HKS-Led Research Shows Unconscious Racial Bias in Police-on-Police Killings

May 27, 2010
by Lindsay Hodges Anderson

Unconscious racial bias has contributed to the deaths of several police officers killed while off-duty over the last 30 years by other police officers, according to a new research report released today. The research task force, led by Harvard Kennedy School (HKS) professor Christopher Stone and formed by New York Governor David Paterson, investigated two police-on-police killings in New York in 2008 and 2009, and expanded to also look at nationwide police-on-police killings for the past 30 years.

“We found that all nine of the off-duty police officers killed by other police officers in ‘mistaken-identity’ shootings since 1982 nationwide were officers of color,” said Stone, Daniel and Florence Guggenheim professor of the practice of criminal justice, director and faculty chair of the Program in Criminal Justice Policy and Management. “No white police officer has been killed in such a police-on-police shooting in the United States since 1982.”

In the report, the authors recommend a series of actions to reduce both conscious and unconscious racial biases among police officers including developing protocol for how off-duty officers should conduct themselves in a confrontations with uniformed officers; increasing police training on issues of race should include a focus on diversity within the police force; developing a specialized support team to deploy to the scene in the case of police-on-police shootings; and, suggesting the federal government partners with local law enforcement agencies to launch a “program of dialogue and research on the experiences of officers of color”.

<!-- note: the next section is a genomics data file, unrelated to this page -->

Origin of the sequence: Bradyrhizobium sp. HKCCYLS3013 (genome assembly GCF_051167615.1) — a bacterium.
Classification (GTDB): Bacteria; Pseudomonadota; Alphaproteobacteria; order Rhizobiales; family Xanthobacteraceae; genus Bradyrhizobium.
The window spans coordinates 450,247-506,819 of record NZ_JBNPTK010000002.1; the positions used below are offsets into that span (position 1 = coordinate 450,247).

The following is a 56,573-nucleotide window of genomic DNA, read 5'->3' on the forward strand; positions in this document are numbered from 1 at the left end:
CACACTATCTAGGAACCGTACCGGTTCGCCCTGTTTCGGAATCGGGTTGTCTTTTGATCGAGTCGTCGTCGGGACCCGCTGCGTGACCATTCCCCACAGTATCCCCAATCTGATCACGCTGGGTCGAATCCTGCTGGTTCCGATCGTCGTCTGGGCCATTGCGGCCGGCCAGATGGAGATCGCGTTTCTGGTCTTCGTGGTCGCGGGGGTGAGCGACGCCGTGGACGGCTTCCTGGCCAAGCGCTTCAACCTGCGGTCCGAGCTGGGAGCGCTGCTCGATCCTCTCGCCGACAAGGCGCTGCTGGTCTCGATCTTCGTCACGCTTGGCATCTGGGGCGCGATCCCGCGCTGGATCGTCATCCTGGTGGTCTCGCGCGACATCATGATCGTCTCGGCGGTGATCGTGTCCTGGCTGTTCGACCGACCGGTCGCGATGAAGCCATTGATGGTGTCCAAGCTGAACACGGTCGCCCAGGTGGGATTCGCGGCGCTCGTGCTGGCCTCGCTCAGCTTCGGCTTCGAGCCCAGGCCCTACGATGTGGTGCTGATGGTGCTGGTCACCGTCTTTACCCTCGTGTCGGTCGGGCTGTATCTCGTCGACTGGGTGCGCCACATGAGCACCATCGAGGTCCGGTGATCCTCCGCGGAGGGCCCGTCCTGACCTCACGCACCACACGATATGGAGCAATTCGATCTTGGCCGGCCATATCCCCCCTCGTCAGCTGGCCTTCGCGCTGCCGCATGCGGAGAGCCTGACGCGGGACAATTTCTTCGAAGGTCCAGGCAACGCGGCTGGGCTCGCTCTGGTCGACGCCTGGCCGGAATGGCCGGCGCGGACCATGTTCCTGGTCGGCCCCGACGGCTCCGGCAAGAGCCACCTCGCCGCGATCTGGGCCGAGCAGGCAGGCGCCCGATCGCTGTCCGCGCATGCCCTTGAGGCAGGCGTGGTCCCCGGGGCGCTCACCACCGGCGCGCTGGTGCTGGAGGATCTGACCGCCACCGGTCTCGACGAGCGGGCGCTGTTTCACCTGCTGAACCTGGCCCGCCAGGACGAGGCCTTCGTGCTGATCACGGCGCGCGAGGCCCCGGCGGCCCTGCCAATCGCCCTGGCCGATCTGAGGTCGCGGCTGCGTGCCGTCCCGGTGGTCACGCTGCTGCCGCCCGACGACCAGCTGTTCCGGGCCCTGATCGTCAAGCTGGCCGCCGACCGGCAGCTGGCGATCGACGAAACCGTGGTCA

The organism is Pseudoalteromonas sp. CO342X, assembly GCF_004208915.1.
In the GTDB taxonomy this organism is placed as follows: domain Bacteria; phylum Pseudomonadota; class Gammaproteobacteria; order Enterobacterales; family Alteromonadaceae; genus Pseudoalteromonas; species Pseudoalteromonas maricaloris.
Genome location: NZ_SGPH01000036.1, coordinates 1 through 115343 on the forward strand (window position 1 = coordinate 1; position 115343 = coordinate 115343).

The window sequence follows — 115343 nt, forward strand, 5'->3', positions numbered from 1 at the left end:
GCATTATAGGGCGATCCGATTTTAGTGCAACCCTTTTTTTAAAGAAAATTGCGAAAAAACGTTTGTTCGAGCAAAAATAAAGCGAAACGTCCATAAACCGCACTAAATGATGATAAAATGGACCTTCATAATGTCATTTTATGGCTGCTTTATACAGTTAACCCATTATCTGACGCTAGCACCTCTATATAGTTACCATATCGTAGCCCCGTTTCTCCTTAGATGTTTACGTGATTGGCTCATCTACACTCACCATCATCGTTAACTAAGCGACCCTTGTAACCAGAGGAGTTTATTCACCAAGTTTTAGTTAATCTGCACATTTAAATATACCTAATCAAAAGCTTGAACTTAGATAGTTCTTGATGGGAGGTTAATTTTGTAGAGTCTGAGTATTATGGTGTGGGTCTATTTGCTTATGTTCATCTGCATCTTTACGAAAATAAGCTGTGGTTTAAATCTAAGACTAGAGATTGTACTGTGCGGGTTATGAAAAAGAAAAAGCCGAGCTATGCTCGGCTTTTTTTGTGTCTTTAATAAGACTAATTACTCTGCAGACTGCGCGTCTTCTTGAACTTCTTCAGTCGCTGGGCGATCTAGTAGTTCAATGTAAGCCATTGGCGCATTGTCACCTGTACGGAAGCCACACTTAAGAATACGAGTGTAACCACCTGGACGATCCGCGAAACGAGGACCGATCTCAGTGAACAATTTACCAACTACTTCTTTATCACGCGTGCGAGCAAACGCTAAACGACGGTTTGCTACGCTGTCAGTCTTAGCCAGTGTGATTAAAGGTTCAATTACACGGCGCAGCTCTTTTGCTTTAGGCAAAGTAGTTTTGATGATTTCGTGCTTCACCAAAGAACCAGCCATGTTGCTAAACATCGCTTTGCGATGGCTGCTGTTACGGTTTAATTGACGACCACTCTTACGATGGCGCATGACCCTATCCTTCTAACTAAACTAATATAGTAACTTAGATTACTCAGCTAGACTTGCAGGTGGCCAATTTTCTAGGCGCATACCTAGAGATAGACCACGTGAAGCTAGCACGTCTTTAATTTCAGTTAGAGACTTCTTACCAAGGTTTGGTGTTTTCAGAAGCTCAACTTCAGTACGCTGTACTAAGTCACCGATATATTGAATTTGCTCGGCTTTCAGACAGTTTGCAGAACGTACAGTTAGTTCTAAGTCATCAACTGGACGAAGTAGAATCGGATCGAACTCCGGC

“Since 1981, some 26 police officers across the United States have been shot and killed by fellow police officers who have mistaken them for dangerous criminals,” write the authors in the introduction. “These fatal shootings are doubly tragic, first because both the shooters and victims in such situations are risking their lives to enforce the law and protect the public, and second because many of these deaths are preventable. The dangers that give rise to these deaths are inherent in policing, but those dangers can be reduced and more deaths prevented.”

Find out more about the report.

Christopher Stone

Christopher Stone, Daniel and Florence Guggenheim professor of the practice of criminal justice, director and faculty chair of the Program in Criminal Justice Policy and Management.

"The dangers that give rise to these deaths are inherent in policing, but those dangers can be reduced and more deaths prevented."

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